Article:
Felisa Rincón de Gautier is the First Lady of the Americas. She was the first female mayor of any capital city in the Americas when she was elected as the mayor of San Juan, Puerto Rico on 1946. She served her term for 22 years through 1968.
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Today, I’m sharing with you a review of Felisa y el Magico Coqui (Spanish Edition) by Elizabeth Wahn, and illustrator Cristina Fabris.
I was thrilled when I found a Spanish children’s book about Felisa. It’s a sweet book that combines both facts from her real life with the illusion of a magical coquí that grants her three wishes. One of her three wishes was to make a snowman in Puerto Rico, yes, snow! On a tropical island? Is that even possible? Her second wish was to be invited to the White House by the president of the U.S.A. and her last wish to have a heart of gold.
Felisa Rincón de Gautier was born on January 9, 1897 in Ceiba, Puerto Rico and she was the oldest of eight siblings. Her mother passed away when she was 11 yrs. old, and she was expected to stay home, and help raise her younger siblings.
Despite that she continued to dream, and was an excellent seamstress. After her siblings left the home it was time for her to go after her own dreams. She went to New York to go to school, and returned to Puerto Rico and opened who very own business in San Juan.
Rincón de Gautier was a firm believer in the women’s right to vote and was an active participant in the movement to get as many women registered to vote. When the law allowing women to vote was passed, Rincón de Gautier was the 5th woman to officially register.
In the children’s book, the magical coquí reappears after she married Jenaro Gautier. She and her husband were very active in civic duties in the community. In 1946, she ran for and was elected mayor of San Juan, Puerto Rico.
During her leadership, and her years serving San Juan she created jobs, and designed innovative public services and established the first pre-school centers called “Las Escuelas Maternales”, which would eventually become the model for the Head Start programs in the United States. She also created a a fund program to give poor children gifts during Christmas who would otherwise not receive any gifts.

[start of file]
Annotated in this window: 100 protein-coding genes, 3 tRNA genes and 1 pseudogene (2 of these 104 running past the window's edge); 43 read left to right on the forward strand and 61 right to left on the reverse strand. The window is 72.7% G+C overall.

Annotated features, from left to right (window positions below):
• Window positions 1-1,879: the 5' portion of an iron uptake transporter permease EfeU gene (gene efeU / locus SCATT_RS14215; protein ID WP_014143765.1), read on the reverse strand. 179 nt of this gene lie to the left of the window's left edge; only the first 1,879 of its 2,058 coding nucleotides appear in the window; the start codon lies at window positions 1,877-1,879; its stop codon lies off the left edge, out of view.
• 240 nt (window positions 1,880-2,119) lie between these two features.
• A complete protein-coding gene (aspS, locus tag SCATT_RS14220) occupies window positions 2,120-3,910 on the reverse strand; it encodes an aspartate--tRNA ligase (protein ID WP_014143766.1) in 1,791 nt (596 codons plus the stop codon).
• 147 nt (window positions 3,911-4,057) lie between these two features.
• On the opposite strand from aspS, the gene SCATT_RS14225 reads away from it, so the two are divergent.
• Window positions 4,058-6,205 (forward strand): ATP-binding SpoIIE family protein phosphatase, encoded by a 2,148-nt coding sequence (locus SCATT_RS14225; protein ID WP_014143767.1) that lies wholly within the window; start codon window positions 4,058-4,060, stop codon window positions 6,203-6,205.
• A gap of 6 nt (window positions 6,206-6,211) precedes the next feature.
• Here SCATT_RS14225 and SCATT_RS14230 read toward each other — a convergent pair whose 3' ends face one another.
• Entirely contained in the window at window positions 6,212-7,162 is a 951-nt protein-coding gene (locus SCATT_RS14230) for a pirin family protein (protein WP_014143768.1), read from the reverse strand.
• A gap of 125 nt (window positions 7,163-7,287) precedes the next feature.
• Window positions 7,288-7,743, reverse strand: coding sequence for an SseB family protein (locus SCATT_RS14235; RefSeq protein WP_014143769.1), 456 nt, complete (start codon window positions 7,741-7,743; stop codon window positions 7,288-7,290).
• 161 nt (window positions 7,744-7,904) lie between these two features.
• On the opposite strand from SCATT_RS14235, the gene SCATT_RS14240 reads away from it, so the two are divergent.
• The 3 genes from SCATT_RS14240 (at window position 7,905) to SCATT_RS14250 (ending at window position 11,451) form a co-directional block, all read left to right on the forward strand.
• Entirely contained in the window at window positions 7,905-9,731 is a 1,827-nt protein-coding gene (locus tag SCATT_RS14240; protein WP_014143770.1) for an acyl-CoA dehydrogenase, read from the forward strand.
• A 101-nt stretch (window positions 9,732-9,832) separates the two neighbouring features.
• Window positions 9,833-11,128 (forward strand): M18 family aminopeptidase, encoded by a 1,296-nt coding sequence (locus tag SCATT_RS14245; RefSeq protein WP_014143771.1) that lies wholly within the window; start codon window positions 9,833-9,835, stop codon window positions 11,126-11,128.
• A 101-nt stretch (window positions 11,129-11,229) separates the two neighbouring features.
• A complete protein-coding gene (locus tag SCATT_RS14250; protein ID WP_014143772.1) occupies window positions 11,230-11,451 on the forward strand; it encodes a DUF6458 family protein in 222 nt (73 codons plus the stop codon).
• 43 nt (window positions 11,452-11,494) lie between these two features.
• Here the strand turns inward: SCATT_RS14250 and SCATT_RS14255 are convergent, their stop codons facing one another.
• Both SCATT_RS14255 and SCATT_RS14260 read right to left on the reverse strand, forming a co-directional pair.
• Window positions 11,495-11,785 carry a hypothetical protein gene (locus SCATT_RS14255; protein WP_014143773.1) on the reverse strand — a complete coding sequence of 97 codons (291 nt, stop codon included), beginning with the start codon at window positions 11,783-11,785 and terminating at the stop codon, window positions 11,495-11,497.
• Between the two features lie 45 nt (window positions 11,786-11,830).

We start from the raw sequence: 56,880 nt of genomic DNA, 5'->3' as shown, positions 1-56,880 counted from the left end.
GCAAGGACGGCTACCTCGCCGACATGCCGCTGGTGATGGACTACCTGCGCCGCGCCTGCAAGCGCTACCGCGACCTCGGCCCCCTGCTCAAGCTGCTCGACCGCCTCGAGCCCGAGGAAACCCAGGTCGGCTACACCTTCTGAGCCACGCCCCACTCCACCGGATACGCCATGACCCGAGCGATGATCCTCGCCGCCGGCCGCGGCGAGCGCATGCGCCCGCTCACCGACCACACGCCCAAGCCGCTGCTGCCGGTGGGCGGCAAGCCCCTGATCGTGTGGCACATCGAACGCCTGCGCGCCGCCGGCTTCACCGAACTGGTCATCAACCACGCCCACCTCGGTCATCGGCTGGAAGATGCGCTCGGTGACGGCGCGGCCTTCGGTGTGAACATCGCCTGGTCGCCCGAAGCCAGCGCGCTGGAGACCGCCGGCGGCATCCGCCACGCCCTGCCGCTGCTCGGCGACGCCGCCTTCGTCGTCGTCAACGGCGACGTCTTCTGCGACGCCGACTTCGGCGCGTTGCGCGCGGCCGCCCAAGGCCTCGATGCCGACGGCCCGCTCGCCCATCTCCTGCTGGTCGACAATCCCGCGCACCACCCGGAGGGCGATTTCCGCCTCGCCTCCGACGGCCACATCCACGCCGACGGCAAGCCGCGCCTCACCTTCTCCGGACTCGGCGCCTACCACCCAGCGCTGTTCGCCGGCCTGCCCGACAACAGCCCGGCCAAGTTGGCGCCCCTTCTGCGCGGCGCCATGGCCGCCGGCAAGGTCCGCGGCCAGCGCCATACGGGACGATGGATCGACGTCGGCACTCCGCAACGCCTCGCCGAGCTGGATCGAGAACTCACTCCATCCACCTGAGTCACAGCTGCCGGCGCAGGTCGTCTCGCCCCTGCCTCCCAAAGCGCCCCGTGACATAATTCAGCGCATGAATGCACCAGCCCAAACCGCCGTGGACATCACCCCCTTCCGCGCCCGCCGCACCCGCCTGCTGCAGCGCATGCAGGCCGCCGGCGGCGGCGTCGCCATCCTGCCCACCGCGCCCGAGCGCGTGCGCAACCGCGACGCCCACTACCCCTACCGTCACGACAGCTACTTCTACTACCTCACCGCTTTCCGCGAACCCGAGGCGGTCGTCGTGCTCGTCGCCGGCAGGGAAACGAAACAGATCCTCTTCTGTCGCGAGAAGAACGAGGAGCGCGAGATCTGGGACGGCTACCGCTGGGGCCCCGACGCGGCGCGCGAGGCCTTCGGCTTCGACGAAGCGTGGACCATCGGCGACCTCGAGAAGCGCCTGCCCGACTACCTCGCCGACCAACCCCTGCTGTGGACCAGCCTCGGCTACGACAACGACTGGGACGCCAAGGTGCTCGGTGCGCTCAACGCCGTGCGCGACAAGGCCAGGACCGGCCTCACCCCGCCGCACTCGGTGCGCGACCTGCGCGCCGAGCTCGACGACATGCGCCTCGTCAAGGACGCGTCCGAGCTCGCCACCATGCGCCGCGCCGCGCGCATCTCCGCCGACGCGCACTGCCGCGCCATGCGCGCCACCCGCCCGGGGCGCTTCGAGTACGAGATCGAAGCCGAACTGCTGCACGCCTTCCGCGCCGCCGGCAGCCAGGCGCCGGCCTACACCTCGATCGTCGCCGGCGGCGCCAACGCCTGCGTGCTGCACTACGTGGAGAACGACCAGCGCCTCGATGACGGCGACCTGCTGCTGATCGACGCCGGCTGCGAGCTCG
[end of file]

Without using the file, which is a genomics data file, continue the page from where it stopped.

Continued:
She was eventually invited to the White House for her civic duties. During a convention she met the owner of Eastern Airlines. He insisted on giving her a gift, and she instead asked for a gift for the children of Puerto Rico. She asked him to deliver snow to Puerto Rico! Yes, snow! For three consecutive years the airline brought snow to Puerto Rico. Doña Fela wanted the children to have the unique experience of seeing snow.
The children’s book ends with Felisa thanking the coquí for granting all of her wishes. This is such a beautiful book on one of the most impressive woman of Puerto Rico’s history. She passed away at the age of 97 on September 16, 1994. I highly recommend this book, and it’s a must have in any children’s home library.
If you’re ever visiting Puerto Rico, make sure to check out the Casa Museo Fundación Felisa Rincón de Gautier a museum dedicated to the grand woman, or on your way to Old San Juan you’ll see these beautiful murals below:
This post is part of the Women’s History Month series hosted by Multicultural Kid Blogs. This year we are celebrating the contributions and accomplishments of women around the world. Follow along all month plus link up your own posts below! Don’t miss our series from last year, and find even more posts on our Women’s History board on Pinterest:
March 1 A Crafty Arab on Multicultural Kid Blogs
March 2 A Crafty Arab
March 3 The Art Curator for Kids
March 4 Kid World Citizen
March 7 Mama Smiles
March 8 Hispanic Mama
March 10 Peakle Pie
March 11 MommyMaestra
March 14 Crafty Moms Share
March 17Living Ideas
March 18 La Cité des Vents
March 24 All Done Monkey
March 25 The Art Curator for Kids on Multicultural Kid Blogs
March 28 Creative World of Varya
March 29 Family in Finland
Wow, she sounds really amazing! I love that she asked for snow for the kids! I bet they loved it!
I’m really glad to learn about another role model for girls! Thanks so much for sharing at the Multicultural Children’s Book Day Linky!